What is Big Think?  

We are Big Idea Hunters…

We live in a time of information abundance, which far too many of us see as information overload. With the sum total of human knowledge, past and present, at our fingertips, we’re faced with a crisis of attention: which ideas should we engage with, and why? Big Think is an evolving roadmap to the best thinking on the planet — the ideas that can help you think flexibly and act decisively in a multivariate world.

A word about Big Ideas and Themes — The architecture of Big Think

Big ideas are lenses for envisioning the future. Every article and video on bigthink.com and on our learning platforms is based on an emerging “big idea” that is significant, widely relevant, and actionable. We’re sifting the noise for the questions and insights that have the power to change all of our lives, for decades to come. For example, reverse-engineering is a big idea in that the concept is increasingly useful across multiple disciplines, from education to nanotechnology.

Themes are the seven broad umbrellas under which we organize the hundreds of big ideas that populate Big Think. They include New World Order, Earth and Beyond, 21st Century Living, Going Mental, Extreme Biology, Power and Influence, and Inventing the Future.

Big Think Features:

12,000+ Expert Videos

1

Browse videos featuring experts across a wide range of disciplines, from personal health to business leadership to neuroscience.

Watch videos

World Renowned Bloggers

2

Big Think’s contributors offer expert analysis of the big ideas behind the news.

Go to blogs

Big Think Edge

3

Big Think’s Edge learning platform for career mentorship and professional development provides engaging and actionable courses delivered by the people who are shaping our future.

Find out more
Close

Blog Posts

IdeaFeed

Why Men Don't Read

Missing
about 4 years ago

"Few men work in book publishing, so there are few supporters in the industry for books that men in particular might like, causing fewer such books to be published or promoted and finally leading men to think that books are not for them," writes Laura Miller. Book editing "increasingly resembles ...

As I Please

Gordon Brown's Last Stand?

Gbrown
about 4 years ago

“You are not allowed to proceed further. Turn back and head the way you came.” These words were spoken to me by a policeman standing on the approaches to the mining village of Ollerton in Nottinghamshire twenty six ago. Here, in D. H. Lawrence country, surrounded by the deep recesses of Sherwood ...

Design for Good

48 Hour Magazine

48hrmag
about 4 years ago

Last month's Icelandic volcano eruption may have wreaked havoc on the world of international travel, but the ash cloud did have a silver lining as the prolific flight volcancellations inspired a number of wonderful grassroots initiatives by stranded travelers—from an impromptu TEDxVolcano, scrapped ...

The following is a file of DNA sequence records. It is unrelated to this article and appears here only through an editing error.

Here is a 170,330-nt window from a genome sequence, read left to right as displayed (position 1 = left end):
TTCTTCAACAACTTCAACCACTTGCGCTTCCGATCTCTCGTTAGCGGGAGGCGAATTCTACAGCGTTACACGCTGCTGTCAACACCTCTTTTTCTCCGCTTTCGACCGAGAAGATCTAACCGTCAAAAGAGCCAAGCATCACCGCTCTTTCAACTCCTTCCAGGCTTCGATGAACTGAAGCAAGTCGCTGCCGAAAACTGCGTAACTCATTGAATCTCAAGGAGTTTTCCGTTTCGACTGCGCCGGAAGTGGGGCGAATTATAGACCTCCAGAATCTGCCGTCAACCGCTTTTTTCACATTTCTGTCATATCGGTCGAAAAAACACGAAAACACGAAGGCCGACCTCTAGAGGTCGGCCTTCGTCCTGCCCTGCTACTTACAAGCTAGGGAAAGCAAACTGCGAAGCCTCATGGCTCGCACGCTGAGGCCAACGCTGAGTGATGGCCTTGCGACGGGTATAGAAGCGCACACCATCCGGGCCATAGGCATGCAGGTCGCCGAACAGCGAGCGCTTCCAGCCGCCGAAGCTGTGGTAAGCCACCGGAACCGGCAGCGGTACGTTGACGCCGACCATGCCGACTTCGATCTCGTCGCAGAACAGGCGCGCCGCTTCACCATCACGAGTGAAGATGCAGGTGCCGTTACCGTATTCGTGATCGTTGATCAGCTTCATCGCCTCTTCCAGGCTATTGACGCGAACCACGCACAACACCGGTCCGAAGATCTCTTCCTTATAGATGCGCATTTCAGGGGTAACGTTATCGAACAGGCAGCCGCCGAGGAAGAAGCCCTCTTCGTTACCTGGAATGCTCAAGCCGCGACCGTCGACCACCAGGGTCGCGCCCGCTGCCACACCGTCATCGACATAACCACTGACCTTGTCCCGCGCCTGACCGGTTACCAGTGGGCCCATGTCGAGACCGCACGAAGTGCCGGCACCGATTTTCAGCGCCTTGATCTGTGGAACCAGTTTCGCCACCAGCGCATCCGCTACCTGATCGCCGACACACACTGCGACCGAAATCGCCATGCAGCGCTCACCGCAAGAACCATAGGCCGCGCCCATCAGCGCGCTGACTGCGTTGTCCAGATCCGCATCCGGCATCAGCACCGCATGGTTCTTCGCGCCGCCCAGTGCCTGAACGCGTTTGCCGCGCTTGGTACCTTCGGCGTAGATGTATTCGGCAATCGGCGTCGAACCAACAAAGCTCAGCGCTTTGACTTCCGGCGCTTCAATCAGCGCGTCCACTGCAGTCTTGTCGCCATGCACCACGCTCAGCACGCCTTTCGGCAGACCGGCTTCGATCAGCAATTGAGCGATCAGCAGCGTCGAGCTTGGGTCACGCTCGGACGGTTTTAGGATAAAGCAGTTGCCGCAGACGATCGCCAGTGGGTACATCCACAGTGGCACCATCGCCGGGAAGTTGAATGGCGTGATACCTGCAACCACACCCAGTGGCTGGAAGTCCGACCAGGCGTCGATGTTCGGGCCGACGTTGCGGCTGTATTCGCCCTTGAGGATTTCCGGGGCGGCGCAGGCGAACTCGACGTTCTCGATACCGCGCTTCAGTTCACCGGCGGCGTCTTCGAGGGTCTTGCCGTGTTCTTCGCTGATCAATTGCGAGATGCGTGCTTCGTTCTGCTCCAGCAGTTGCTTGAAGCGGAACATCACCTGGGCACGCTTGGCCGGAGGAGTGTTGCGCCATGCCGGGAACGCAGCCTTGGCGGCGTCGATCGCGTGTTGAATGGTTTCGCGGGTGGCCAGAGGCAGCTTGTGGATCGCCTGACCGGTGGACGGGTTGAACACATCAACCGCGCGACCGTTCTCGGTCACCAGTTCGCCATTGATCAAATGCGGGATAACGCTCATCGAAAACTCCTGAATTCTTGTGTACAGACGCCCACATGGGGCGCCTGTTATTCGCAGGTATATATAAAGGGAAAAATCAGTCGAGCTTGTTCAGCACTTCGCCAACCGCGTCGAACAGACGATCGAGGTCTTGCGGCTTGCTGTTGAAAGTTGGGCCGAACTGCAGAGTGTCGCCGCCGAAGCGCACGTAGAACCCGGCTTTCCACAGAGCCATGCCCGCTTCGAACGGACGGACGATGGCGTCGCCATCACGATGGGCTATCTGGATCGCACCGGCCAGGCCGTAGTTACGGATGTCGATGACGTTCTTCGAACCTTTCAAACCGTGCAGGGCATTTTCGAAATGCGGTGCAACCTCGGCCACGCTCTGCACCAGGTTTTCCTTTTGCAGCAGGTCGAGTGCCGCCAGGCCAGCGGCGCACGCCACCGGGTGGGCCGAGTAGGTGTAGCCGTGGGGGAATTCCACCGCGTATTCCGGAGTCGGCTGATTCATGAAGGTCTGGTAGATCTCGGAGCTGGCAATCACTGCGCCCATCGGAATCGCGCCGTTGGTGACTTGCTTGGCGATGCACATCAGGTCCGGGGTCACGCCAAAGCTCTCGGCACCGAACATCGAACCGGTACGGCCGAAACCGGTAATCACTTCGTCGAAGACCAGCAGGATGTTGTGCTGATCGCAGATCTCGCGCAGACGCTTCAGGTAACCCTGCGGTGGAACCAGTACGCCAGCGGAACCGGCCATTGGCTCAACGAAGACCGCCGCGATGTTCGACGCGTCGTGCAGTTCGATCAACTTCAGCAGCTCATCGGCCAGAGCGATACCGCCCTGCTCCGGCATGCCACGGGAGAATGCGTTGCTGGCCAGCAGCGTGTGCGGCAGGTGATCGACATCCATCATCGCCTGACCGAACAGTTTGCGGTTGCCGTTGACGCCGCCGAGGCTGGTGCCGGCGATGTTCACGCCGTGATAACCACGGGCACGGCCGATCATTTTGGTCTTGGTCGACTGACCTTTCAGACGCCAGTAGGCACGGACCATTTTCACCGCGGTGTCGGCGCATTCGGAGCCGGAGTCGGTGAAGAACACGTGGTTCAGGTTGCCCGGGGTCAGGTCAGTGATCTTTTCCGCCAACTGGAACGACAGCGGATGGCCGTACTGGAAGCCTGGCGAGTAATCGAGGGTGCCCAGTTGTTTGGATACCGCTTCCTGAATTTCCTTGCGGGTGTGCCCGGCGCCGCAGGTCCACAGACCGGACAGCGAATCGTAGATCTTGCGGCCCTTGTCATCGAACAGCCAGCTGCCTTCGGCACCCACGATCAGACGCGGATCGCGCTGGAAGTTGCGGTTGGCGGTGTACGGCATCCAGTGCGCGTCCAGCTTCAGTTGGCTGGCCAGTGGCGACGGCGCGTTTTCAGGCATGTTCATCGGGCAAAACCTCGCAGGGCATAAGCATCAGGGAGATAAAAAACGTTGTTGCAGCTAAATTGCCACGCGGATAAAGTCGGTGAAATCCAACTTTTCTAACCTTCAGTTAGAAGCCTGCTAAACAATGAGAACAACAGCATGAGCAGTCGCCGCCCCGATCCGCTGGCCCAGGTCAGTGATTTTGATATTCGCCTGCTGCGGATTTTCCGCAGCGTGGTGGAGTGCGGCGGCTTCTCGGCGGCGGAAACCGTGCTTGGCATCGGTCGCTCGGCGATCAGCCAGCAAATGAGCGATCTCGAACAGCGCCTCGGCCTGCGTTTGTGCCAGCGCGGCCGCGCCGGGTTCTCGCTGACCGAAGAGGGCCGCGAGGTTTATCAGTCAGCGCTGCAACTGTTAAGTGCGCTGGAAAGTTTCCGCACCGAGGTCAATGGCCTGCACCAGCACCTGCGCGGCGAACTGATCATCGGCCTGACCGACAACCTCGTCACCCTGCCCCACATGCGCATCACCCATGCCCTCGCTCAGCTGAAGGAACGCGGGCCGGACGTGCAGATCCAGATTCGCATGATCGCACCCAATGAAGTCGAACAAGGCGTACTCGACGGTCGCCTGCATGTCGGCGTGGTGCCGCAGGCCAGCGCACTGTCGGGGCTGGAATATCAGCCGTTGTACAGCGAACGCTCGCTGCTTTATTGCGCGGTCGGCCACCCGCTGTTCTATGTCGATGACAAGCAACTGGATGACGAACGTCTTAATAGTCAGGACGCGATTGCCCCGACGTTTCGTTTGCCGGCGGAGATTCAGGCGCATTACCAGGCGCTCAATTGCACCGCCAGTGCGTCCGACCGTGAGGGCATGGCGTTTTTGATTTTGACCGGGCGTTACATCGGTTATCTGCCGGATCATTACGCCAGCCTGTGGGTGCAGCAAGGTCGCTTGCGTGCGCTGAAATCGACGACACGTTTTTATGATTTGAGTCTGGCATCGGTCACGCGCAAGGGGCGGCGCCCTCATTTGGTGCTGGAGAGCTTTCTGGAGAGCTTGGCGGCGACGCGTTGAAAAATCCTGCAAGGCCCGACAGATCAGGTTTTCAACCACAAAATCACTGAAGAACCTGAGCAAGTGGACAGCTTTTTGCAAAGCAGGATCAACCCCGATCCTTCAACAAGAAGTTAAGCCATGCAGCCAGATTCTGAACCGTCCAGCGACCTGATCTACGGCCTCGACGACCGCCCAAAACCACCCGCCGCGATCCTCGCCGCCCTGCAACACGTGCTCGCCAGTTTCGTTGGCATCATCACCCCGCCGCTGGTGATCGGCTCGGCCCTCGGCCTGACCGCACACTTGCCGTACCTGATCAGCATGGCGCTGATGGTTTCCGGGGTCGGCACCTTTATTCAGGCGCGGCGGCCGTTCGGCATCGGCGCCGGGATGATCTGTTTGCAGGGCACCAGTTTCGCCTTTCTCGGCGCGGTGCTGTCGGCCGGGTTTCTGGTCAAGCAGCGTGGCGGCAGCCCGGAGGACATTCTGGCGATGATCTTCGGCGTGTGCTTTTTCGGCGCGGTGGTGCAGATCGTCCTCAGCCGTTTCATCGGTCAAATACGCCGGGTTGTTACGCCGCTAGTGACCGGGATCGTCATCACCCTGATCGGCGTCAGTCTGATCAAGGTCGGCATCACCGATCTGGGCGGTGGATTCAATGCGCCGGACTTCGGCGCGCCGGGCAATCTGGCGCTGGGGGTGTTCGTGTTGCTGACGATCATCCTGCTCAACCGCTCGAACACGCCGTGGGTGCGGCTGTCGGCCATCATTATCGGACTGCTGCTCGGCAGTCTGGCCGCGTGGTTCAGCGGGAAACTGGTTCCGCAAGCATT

IdeaFeed

Wormhole to the Future

Missing
about 4 years ago

Stephen Hawking says he's obsessed with the idea of time travel these days. "To see how this might be possible, we need to look at time as physicists do—at the fourth dimension," he writes. "Time flows like a river and it seems as if each of us is carried relentlessly along by time's current. But ...

IdeaFeed

Chimp Sex "Tools"

Missing
about 4 years ago

John Tierney looks at research indicating that male chimpanzees use "tools" (crackling leaves) to show females that they are ready for sex. He suggests that this is the chimp equivalent of "trying to attract women by driving around with a car thumping out 120-decibel music. But until researchers are ...

IdeaFeed

Your Baby Isn't Behind

Missing
about 4 years ago

"In our what-to-expect era, when baby Web sites offer weekly, birthdate-timed developmental newsletters, parents can hardly avoid knowing where their child falls on the developmental spectrum," writes Nicholas Day. "But when parents today worry about their child not meeting developmental norms ...

IdeaFeed

Handwriting on the Wall

Missing
about 4 years ago

The idea that one's disposition can be analyzed by looking at their handwriting is considered spurious, yet medical graphology—the use of handwriting to detect disease—has diagnostic validity. "Writing is an exquisite fine motor skill—unlike brushing your hair, for instance," explains neuroscientist ...

IdeaFeed

Light Brings Rain

Missing
about 4 years ago

Scientists have discovered that shooting high-powered lasers into the sky can create the germ of a rain cloud, opening the door to eco-friendly cloud manipulation. “This is the first time that a laser was used to condense water from both laboratory experiments and from the atmosphere,” says Jérôme ...

IdeaFeed

Infinite Regret

Missing
about 4 years ago

David Foster Wallace's suicide "created a lacuna: the guy who wrote in the biggest, boldest type had suddenly silenced himself," writes Michael O'Donnell. "His death prompted a publishing drive that is at once soothing and a little unseemly: Wallace’s speeches, stories, and unfinished novels keep ...